Research shows blood cultures performed on children with skin infections largely ineffective

The majority of blood cultures performed on children with common skin and soft tissue infections are unnecessary, according to a new article by co-authors, Eric Zwemer, MD, and John R. Stephens, MD, of the Division of General Pediatrics and Adolescent Medicines.

Research shows blood cultures performed on children with skin infections largely ineffective click to enlarge Drs. Zwemer and Stephens (L-R) at UNC Children’s

The majority of blood cultures performed on children with common skin and soft tissue infections are unnecessary, according to a new article by researchers in the Department of Pediatrics. The article, “Blood Cultures for Uncomplicated Skin and Soft Tissue Infections of Children” was written as part of the journal’s ongoing series, “Things We Do For No Reason,” which examines practices in hospital care that, while commonplace, may provide little value to patients.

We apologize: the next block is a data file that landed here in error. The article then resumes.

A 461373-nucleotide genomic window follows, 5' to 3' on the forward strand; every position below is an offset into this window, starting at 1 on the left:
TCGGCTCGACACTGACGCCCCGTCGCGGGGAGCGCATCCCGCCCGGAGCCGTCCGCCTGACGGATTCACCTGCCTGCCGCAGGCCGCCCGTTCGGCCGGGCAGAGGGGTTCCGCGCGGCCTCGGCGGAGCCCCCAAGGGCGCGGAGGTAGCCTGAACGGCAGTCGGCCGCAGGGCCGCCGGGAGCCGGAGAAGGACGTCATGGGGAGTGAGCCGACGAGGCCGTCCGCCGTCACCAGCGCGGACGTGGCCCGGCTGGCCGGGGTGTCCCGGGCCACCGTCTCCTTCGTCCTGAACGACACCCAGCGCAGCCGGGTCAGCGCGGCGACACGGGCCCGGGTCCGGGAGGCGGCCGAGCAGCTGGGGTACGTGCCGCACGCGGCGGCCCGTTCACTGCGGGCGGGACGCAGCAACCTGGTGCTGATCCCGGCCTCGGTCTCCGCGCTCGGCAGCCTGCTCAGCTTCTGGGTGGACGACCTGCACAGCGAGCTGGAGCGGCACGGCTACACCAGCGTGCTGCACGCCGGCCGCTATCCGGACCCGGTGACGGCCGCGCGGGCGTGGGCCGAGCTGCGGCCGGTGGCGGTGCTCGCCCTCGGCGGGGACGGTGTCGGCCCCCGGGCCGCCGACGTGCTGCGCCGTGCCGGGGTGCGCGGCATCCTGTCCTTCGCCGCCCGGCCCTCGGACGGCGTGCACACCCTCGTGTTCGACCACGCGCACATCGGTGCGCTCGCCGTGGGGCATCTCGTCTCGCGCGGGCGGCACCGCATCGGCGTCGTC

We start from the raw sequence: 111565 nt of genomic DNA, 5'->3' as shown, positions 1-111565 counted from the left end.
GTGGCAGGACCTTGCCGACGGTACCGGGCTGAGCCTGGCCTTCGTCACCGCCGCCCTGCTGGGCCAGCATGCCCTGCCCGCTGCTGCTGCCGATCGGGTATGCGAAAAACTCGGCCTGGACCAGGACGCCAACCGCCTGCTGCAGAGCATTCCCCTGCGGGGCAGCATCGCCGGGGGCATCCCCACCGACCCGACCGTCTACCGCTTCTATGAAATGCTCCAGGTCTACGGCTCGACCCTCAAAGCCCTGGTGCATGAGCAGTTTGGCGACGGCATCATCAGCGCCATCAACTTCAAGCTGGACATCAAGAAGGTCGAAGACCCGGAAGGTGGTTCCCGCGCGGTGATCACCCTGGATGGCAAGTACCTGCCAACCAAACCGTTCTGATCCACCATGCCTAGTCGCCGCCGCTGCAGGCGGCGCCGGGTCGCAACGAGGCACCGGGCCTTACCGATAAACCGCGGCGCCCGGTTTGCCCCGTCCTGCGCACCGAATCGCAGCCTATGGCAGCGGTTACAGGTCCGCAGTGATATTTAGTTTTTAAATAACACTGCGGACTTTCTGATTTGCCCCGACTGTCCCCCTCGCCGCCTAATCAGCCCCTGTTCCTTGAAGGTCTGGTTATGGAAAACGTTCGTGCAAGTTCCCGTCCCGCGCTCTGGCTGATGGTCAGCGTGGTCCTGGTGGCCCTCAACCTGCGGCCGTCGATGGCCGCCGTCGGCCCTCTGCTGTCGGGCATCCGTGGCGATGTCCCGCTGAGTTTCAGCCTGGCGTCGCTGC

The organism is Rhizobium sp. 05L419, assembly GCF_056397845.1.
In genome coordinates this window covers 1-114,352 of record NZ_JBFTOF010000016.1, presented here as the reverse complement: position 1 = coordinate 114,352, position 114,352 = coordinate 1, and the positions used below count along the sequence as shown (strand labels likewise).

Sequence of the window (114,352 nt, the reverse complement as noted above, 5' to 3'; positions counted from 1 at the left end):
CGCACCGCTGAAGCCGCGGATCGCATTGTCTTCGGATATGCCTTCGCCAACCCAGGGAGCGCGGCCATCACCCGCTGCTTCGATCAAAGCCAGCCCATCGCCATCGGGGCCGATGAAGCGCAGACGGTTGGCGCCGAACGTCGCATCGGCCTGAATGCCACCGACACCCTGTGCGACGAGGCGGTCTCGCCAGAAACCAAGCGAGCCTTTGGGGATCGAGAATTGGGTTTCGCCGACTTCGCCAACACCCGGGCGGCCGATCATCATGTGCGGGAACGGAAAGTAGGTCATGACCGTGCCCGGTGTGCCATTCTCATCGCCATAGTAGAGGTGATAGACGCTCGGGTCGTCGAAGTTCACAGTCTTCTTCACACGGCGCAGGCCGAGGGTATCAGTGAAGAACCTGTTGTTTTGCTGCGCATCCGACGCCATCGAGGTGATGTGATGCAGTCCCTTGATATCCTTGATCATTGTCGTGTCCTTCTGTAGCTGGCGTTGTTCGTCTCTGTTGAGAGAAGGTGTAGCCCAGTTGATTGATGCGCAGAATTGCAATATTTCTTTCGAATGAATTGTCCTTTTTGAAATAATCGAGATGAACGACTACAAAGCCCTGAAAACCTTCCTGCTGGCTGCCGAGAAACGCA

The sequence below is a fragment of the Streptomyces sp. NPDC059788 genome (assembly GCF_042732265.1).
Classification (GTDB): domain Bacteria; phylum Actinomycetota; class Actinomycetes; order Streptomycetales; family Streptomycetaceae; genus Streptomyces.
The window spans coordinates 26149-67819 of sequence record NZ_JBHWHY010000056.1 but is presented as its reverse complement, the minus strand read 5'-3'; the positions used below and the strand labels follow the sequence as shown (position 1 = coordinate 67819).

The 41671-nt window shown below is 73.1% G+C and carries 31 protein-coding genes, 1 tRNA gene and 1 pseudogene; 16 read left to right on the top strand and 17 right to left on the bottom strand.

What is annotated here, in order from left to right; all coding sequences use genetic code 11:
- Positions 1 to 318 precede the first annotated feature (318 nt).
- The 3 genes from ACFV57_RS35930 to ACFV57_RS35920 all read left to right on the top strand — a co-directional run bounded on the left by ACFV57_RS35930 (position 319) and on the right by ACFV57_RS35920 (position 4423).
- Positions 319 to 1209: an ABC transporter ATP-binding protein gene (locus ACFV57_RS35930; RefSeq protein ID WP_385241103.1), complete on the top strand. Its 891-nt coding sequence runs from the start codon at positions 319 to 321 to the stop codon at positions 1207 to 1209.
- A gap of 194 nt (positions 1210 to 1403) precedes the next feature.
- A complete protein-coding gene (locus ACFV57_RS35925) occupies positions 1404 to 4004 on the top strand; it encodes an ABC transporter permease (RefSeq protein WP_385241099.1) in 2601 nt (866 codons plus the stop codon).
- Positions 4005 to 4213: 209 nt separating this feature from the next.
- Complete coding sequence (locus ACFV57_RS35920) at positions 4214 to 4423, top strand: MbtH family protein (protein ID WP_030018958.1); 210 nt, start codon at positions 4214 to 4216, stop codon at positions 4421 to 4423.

The co-authors, Eric Zwemer, M.D., and John R. Stephens, M.D. of the Division of General Pediatrics and Adolescent Medicine, reviewed several retrospective studies of children who presented with skin and soft tissue infections (SSTIs). They found that blood cultures are commonly ordered in children presenting with uncomplicated skin and soft tissue infections, despite a failure to demonstrate benefits.

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